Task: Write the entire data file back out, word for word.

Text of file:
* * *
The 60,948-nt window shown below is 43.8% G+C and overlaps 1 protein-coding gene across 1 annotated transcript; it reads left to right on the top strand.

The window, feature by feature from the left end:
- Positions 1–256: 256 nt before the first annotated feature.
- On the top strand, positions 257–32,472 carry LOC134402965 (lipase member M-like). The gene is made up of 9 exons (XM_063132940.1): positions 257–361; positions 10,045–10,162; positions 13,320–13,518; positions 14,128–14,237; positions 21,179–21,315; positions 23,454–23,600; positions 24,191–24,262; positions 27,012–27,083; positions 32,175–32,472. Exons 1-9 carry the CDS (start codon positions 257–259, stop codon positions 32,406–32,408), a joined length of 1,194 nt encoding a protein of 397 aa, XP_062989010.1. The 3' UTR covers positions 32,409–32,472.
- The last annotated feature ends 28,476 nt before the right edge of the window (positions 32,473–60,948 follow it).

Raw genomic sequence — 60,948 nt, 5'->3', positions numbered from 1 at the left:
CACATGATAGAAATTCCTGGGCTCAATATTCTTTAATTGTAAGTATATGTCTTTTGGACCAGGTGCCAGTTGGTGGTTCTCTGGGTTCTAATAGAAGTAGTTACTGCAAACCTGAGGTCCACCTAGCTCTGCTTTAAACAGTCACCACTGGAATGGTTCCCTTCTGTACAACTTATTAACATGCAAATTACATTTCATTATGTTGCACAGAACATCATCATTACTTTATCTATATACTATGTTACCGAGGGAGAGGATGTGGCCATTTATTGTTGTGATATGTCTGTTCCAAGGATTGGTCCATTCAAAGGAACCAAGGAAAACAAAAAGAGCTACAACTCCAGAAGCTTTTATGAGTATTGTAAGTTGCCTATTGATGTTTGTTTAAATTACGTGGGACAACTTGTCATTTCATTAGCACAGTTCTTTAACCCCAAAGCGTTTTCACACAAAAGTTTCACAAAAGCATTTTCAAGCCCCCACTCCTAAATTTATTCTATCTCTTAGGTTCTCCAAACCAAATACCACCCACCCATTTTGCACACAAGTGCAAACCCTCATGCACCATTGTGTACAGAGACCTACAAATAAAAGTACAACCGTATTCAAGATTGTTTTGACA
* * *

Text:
The 60,948-nt window shown below is 43.8% G+C and overlaps 1 protein-coding gene across 1 annotated transcript; it reads left to right on the top strand.

The window, feature by feature from the left end:
- Positions 1–256: 256 nt before the first annotated feature.
- On the top strand, positions 257–32,472 carry LOC134402965 (lipase member M-like). The gene is made up of 9 exons (XM_063132940.1): positions 257–361; positions 10,045–10,162; positions 13,320–13,518; positions 14,128–14,237; positions 21,179–21,315; positions 23,454–23,600; positions 24,191–24,262; positions 27,012–27,083; positions 32,175–32,472. Exons 1-9 carry the CDS (start codon positions 257–259, stop codon positions 32,406–32,408), a joined length of 1,194 nt encoding a protein of 397 aa, XP_062989010.1. The 3' UTR covers positions 32,409–32,472.
- The last annotated feature ends 28,476 nt before the right edge of the window (positions 32,473–60,948 follow it).

Raw genomic sequence — 60,948 nt, 5'->3', positions numbered from 1 at the left:
CACATGATAGAAATTCCTGGGCTCAATATTCTTTAATTGTAAGTATATGTCTTTTGGACCAGGTGCCAGTTGGTGGTTCTCTGGGTTCTAATAGAAGTAGTTACTGCAAACCTGAGGTCCACCTAGCTCTGCTTTAAACAGTCACCACTGGAATGGTTCCCTTCTGTACAACTTATTAACATGCAAATTACATTTCATTATGTTGCACAGAACATCATCATTACTTTATCTATATACTATGTTACCGAGGGAGAGGATGTGGCCATTTATTGTTGTGATATGTCTGTTCCAAGGATTGGTCCATTCAAAGGAACCAAGGAAAACAAAAAGAGCTACAACTCCAGAAGCTTTTATGAGTATTGTAAGTTGCCTATTGATGTTTGTTTAAATTACGTGGGACAACTTGTCATTTCATTAGCACAGTTCTTTAACCCCAAAGCGTTTTCACACAAAAGTTTCACAAAAGCATTTTCAAGCCCCCACTCCTAAATTTATTCTATCTCTTAGGTTCTCCAAACCAAATACCACCCACCCATTTTGCACACAAGTGCAAACCCTCATGCACCATTGTGTACAGAGACCTACAAATAAAAGTACAACCGTATTCAAGATTGTTTTGACA